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Collective Knowledge Survey [Russia], 1994 (ICPSR 2882)
These data explore the knowledge of adult Russians, residing west of the Ural mountains, about a set of events that occurred during the six decades between the Great Purge (1930s) and the beginning of glasnost (1980s). Through face-to-face interviews, respondents were asked about 11 concepts/events from the Soviet period in terms of whether they had heard of the events and, if so, what they referred to. The concepts/events included Yezhovshchina, the Doctors' Plot, the Virgin Lands Campaign, the Twentieth Congress of the CPSU, Laika, the Caribbean Crisis/Cuban Missile Crisis, "One Day in the Life of Ivan Denisovic", Prague Spring, Katya Lycheva, "Repentance", and "Little Vera". Background information on respondents includes age, sex, education, nationality/ethnicity, languages spoken, household income, region of residence, and political party affiliation.
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Schuman, Howard. COLLECTIVE KNOWLEDGE SURVEY [RUSSIA], 1994. ICPSR version. Moscow, Russia: Russian Public Opinion and Market Research (ROMIR)/ Washington, DC: Intermedia [producers], 2000. Ann Arbor, MI: Inter-university Consortium for Political and Social Research [distributor], 2000. http://doi.org/10.3886/ICPSR02882.v1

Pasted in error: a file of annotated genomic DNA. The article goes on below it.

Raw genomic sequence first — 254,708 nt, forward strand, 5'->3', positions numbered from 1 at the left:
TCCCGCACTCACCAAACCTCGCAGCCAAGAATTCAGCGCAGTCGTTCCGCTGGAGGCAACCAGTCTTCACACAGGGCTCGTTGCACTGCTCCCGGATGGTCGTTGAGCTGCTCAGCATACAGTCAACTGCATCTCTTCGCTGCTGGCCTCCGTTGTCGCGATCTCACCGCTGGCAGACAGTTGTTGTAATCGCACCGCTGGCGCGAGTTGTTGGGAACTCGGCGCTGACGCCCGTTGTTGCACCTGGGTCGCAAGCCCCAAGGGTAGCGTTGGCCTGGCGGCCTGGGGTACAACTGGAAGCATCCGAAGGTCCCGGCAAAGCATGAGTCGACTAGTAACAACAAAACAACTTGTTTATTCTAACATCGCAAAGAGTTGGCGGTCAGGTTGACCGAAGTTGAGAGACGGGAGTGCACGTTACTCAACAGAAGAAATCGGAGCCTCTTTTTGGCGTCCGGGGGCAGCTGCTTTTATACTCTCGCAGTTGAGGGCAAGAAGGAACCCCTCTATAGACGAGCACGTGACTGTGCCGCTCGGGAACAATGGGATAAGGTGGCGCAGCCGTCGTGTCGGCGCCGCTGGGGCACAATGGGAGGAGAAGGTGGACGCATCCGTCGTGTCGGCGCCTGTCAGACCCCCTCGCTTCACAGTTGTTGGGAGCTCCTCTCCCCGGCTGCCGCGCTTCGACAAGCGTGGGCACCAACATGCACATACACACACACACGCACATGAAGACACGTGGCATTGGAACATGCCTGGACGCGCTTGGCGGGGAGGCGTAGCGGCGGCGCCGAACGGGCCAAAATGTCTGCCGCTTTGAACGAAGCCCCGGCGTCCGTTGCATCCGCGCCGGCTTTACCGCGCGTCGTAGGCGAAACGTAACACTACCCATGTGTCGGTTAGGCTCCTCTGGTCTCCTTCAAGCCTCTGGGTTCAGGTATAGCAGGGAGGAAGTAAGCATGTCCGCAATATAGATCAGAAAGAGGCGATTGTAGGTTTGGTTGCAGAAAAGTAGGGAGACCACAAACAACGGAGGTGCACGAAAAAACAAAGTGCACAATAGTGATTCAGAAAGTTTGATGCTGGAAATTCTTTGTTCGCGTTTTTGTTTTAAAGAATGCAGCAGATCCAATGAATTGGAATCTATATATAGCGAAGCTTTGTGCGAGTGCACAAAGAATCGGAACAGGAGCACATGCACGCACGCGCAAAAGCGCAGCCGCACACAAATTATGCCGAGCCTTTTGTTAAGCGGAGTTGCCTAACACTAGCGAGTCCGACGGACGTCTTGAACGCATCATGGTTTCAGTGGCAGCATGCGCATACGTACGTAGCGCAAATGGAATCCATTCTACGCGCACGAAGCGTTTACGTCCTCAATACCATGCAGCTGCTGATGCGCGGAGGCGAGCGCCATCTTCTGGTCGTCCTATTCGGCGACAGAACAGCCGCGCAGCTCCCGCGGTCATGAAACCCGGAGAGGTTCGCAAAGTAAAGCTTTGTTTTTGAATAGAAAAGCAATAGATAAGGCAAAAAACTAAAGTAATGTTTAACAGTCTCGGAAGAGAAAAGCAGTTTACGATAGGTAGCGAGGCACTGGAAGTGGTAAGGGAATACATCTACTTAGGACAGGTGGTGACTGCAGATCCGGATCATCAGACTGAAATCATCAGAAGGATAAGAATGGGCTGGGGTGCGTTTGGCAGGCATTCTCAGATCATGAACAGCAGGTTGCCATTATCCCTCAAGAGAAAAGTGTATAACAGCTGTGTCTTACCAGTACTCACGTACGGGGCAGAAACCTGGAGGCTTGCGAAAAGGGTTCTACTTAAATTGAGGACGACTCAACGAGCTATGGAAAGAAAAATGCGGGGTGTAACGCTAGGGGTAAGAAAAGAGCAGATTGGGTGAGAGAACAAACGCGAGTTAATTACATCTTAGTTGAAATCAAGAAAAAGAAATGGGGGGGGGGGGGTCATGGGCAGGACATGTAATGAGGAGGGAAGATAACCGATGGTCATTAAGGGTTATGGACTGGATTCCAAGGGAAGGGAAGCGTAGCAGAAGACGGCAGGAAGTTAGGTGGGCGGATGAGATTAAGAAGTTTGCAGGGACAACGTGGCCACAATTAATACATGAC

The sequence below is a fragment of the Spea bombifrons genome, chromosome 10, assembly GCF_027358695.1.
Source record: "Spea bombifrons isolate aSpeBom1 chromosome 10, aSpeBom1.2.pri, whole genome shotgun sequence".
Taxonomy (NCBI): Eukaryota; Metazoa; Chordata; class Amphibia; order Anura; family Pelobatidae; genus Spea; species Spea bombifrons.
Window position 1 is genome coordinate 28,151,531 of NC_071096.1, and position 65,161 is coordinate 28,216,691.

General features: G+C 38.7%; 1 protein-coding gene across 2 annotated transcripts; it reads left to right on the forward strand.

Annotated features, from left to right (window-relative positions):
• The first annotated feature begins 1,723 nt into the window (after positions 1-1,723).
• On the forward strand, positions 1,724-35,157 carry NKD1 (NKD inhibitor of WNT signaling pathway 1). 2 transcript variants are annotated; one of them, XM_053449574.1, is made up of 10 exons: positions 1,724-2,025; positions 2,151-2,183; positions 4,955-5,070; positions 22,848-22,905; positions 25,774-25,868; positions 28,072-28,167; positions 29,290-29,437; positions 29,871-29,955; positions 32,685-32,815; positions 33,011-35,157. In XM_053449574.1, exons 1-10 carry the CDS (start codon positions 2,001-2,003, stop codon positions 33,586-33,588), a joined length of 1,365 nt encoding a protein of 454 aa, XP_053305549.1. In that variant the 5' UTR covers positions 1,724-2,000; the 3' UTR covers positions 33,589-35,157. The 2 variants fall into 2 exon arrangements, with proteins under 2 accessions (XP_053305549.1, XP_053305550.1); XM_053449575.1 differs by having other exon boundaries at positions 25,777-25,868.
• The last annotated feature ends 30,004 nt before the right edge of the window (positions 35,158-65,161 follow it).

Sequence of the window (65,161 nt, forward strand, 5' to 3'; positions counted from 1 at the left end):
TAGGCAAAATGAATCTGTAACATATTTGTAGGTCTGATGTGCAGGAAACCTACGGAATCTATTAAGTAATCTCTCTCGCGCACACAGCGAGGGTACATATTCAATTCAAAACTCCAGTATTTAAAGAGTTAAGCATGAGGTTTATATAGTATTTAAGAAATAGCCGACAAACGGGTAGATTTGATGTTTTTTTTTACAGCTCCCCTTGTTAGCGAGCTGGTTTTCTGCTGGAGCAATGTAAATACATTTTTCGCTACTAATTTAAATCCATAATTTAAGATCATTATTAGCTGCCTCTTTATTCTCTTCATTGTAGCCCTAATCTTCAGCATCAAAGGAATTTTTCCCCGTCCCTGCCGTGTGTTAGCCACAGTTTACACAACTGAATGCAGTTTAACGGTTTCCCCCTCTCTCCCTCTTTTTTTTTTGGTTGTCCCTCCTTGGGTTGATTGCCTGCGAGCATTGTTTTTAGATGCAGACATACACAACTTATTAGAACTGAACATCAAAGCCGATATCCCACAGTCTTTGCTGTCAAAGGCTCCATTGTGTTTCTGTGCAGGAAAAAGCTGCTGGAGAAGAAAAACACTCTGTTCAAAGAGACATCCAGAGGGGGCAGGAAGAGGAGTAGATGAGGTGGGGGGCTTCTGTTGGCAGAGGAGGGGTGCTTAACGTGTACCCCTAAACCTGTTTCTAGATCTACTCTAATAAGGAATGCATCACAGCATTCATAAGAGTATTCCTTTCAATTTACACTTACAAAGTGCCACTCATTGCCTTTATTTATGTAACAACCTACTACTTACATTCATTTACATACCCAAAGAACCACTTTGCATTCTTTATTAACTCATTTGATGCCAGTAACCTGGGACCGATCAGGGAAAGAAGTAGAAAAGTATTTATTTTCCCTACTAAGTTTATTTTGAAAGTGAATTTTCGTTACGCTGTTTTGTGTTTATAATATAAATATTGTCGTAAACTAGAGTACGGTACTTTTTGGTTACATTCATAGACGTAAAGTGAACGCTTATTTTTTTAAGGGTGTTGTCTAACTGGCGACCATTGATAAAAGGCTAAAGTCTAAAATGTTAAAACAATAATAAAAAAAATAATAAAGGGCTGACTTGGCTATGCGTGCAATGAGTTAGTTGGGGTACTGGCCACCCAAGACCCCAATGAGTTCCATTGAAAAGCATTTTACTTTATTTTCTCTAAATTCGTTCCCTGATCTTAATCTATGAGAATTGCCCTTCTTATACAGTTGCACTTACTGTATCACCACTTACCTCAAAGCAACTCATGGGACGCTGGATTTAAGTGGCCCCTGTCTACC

Persistent URL: http://doi.org/10.3886/ICPSR02882.v1
Scope of Study
(1) The data are provided as an SPSS export file. (2) A weight variable has been included to correct for oversampling carried out for Moscow and St. Petersburg. (3) The questions posed in this study were included as part of a larger survey commissioned by Intermedia (Washington, DC), formerly the Media and Opinion Research Department of the Radio Free Europe/Radio Liberty Research Institute. (4) Amy D. Corning served as a special collaborator on this project. (5) This collection has not been processed by ICPSR staff. ICPSR is distributing the data and documentation for this collection in essentially the same form in which they were received. When appropriate, hardcopy documentation has been converted to machine-readable form and variables have been recoded to ensure respondents' anonymity. (6) The codebook, which includes frequencies, is provided as a Portable Document Format (PDF) file. The PDF file format was developed by Adobe Systems Incorporated and can be accessed using PDF reader software, such as the Adobe Acrobat Reader. Information on how to obtain a copy of the Acrobat Reader is provided through the ICPSR Website on the Internet.
Original ICPSR Release: 2000-04-18
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